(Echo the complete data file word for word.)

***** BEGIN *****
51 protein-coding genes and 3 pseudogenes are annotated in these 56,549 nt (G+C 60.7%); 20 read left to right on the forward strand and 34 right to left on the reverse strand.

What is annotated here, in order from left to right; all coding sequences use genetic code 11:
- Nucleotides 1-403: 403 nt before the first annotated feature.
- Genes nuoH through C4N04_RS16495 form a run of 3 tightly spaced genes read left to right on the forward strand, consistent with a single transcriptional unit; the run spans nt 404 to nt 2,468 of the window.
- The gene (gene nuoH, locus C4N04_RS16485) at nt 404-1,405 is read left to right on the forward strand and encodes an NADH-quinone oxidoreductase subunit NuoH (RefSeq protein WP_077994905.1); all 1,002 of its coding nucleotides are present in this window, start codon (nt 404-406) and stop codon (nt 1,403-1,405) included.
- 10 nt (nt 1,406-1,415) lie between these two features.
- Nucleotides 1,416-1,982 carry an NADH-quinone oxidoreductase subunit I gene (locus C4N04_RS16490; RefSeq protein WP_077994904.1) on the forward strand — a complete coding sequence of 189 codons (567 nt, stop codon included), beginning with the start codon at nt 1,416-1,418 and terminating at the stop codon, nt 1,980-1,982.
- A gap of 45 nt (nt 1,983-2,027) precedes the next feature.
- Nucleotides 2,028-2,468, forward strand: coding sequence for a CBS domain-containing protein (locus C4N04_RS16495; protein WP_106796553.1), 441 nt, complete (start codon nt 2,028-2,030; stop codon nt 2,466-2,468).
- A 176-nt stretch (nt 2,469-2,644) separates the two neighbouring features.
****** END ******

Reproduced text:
51 protein-coding genes and 3 pseudogenes are annotated in these 56,549 nt (G+C 60.7%); 20 read left to right on the forward strand and 34 right to left on the reverse strand.

What is annotated here, in order from left to right; all coding sequences use genetic code 11:
- Nucleotides 1-403: 403 nt before the first annotated feature.
- Genes nuoH through C4N04_RS16495 form a run of 3 tightly spaced genes read left to right on the forward strand, consistent with a single transcriptional unit; the run spans nt 404 to nt 2,468 of the window.
- The gene (gene nuoH, locus C4N04_RS16485) at nt 404-1,405 is read left to right on the forward strand and encodes an NADH-quinone oxidoreductase subunit NuoH (RefSeq protein WP_077994905.1); all 1,002 of its coding nucleotides are present in this window, start codon (nt 404-406) and stop codon (nt 1,403-1,405) included.
- 10 nt (nt 1,406-1,415) lie between these two features.
- Nucleotides 1,416-1,982 carry an NADH-quinone oxidoreductase subunit I gene (locus C4N04_RS16490; RefSeq protein WP_077994904.1) on the forward strand — a complete coding sequence of 189 codons (567 nt, stop codon included), beginning with the start codon at nt 1,416-1,418 and terminating at the stop codon, nt 1,980-1,982.
- A gap of 45 nt (nt 1,983-2,027) precedes the next feature.
- Nucleotides 2,028-2,468, forward strand: coding sequence for a CBS domain-containing protein (locus C4N04_RS16495; protein WP_106796553.1), 441 nt, complete (start codon nt 2,028-2,030; stop codon nt 2,466-2,468).
- A 176-nt stretch (nt 2,469-2,644) separates the two neighbouring features.